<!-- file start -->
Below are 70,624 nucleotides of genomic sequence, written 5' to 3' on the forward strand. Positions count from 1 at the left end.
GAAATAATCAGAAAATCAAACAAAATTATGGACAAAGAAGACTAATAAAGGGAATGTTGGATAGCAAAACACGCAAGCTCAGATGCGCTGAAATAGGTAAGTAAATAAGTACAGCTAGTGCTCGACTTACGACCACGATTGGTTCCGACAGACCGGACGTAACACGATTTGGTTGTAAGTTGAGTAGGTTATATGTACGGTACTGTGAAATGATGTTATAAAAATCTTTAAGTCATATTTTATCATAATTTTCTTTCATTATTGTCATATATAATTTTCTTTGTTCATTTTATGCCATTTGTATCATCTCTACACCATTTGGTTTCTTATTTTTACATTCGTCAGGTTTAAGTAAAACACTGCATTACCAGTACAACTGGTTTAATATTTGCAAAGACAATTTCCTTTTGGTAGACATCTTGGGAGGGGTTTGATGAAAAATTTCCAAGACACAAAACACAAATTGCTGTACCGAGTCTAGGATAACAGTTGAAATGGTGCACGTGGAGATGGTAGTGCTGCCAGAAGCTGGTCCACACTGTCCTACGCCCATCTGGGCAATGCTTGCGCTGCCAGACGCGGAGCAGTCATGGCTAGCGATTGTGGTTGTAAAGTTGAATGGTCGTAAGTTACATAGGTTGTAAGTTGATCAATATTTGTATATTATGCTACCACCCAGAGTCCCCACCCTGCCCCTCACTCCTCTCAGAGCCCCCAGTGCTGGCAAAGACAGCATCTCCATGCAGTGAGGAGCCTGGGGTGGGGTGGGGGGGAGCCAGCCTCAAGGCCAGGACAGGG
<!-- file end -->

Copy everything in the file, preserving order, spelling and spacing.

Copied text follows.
Below are 70,624 nucleotides of genomic sequence, written 5' to 3' on the forward strand. Positions count from 1 at the left end.
GAAATAATCAGAAAATCAAACAAAATTATGGACAAAGAAGACTAATAAAGGGAATGTTGGATAGCAAAACACGCAAGCTCAGATGCGCTGAAATAGGTAAGTAAATAAGTACAGCTAGTGCTCGACTTACGACCACGATTGGTTCCGACAGACCGGACGTAACACGATTTGGTTGTAAGTTGAGTAGGTTATATGTACGGTACTGTGAAATGATGTTATAAAAATCTTTAAGTCATATTTTATCATAATTTTCTTTCATTATTGTCATATATAATTTTCTTTGTTCATTTTATGCCATTTGTATCATCTCTACACCATTTGGTTTCTTATTTTTACATTCGTCAGGTTTAAGTAAAACACTGCATTACCAGTACAACTGGTTTAATATTTGCAAAGACAATTTCCTTTTGGTAGACATCTTGGGAGGGGTTTGATGAAAAATTTCCAAGACACAAAACACAAATTGCTGTACCGAGTCTAGGATAACAGTTGAAATGGTGCACGTGGAGATGGTAGTGCTGCCAGAAGCTGGTCCACACTGTCCTACGCCCATCTGGGCAATGCTTGCGCTGCCAGACGCGGAGCAGTCATGGCTAGCGATTGTGGTTGTAAAGTTGAATGGTCGTAAGTTACATAGGTTGTAAGTTGATCAATATTTGTATATTATGCTACCACCCAGAGTCCCCACCCTGCCCCTCACTCCTCTCAGAGCCCCCAGTGCTGGCAAAGACAGCATCTCCATGCAGTGAGGAGCCTGGGGTGGGGTGGGGGGGAGCCAGCCTCAAGGCCAGGACAGGG